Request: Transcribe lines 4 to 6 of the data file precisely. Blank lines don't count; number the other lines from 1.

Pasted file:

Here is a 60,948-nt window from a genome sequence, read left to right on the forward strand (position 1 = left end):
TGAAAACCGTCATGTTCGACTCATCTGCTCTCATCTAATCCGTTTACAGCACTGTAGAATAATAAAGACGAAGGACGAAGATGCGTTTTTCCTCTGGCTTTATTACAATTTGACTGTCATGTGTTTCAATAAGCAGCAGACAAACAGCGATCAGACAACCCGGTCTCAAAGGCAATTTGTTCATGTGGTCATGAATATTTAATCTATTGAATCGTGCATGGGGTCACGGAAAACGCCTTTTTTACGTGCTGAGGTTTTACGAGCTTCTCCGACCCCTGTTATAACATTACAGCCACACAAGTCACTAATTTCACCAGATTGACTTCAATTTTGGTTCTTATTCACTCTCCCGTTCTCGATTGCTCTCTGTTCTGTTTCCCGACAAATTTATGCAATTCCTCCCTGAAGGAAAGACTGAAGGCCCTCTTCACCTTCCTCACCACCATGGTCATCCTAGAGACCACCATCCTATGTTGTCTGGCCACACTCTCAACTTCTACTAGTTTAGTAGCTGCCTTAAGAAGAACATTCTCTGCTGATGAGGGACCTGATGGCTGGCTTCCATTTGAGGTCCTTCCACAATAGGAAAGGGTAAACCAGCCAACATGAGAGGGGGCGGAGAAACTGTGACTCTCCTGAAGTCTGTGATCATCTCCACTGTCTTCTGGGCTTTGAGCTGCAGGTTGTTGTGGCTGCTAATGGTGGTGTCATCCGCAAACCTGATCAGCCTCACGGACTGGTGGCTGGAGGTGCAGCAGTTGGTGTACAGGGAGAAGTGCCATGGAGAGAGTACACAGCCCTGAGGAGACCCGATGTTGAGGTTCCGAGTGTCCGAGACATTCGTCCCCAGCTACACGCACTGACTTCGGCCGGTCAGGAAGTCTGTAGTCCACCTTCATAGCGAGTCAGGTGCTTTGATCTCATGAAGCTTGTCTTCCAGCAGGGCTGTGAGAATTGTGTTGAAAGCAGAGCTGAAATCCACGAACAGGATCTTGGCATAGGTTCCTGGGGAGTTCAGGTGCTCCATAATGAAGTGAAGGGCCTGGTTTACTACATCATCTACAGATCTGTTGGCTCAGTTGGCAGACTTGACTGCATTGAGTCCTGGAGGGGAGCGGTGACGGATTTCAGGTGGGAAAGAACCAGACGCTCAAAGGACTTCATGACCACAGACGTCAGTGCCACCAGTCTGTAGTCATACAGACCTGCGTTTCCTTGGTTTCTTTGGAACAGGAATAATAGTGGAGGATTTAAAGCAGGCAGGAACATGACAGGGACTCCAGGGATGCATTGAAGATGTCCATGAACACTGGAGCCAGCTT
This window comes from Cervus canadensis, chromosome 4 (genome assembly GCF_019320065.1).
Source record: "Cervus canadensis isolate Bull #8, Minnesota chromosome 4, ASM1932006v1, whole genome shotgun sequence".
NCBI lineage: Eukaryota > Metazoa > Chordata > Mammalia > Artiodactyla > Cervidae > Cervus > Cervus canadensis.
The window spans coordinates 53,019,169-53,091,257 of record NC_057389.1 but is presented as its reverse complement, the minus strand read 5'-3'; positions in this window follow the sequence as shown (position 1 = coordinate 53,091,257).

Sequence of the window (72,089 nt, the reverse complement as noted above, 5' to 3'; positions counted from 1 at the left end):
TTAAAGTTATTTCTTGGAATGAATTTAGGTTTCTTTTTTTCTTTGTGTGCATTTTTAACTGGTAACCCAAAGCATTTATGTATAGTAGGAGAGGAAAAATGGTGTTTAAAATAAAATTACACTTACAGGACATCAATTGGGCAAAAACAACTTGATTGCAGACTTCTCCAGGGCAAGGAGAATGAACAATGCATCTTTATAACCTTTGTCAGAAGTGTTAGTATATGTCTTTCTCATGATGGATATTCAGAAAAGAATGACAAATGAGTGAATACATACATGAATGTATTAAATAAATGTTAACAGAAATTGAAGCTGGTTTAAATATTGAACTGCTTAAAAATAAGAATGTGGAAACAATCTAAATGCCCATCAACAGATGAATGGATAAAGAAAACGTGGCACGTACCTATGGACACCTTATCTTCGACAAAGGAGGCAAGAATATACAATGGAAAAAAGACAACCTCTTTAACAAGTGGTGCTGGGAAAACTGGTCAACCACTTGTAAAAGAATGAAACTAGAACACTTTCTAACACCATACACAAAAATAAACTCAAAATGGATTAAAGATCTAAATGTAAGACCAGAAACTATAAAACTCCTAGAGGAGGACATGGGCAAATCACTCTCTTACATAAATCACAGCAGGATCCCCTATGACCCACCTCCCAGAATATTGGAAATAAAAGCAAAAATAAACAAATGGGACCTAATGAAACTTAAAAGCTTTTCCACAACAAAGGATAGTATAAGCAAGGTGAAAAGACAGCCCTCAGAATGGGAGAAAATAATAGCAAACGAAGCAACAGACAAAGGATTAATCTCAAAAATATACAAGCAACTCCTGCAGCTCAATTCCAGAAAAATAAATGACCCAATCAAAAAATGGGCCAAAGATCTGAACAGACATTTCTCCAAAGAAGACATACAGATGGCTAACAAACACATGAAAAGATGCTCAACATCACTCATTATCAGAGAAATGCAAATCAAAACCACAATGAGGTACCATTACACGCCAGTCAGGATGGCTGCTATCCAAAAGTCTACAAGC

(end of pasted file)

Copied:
Source record: "Cervus canadensis isolate Bull #8, Minnesota chromosome 4, ASM1932006v1, whole genome shotgun sequence".
NCBI lineage: Eukaryota > Metazoa > Chordata > Mammalia > Artiodactyla > Cervidae > Cervus > Cervus canadensis.
The window spans coordinates 53,019,169-53,091,257 of record NC_057389.1 but is presented as its reverse complement, the minus strand read 5'-3'; positions in this window follow the sequence as shown (position 1 = coordinate 53,091,257).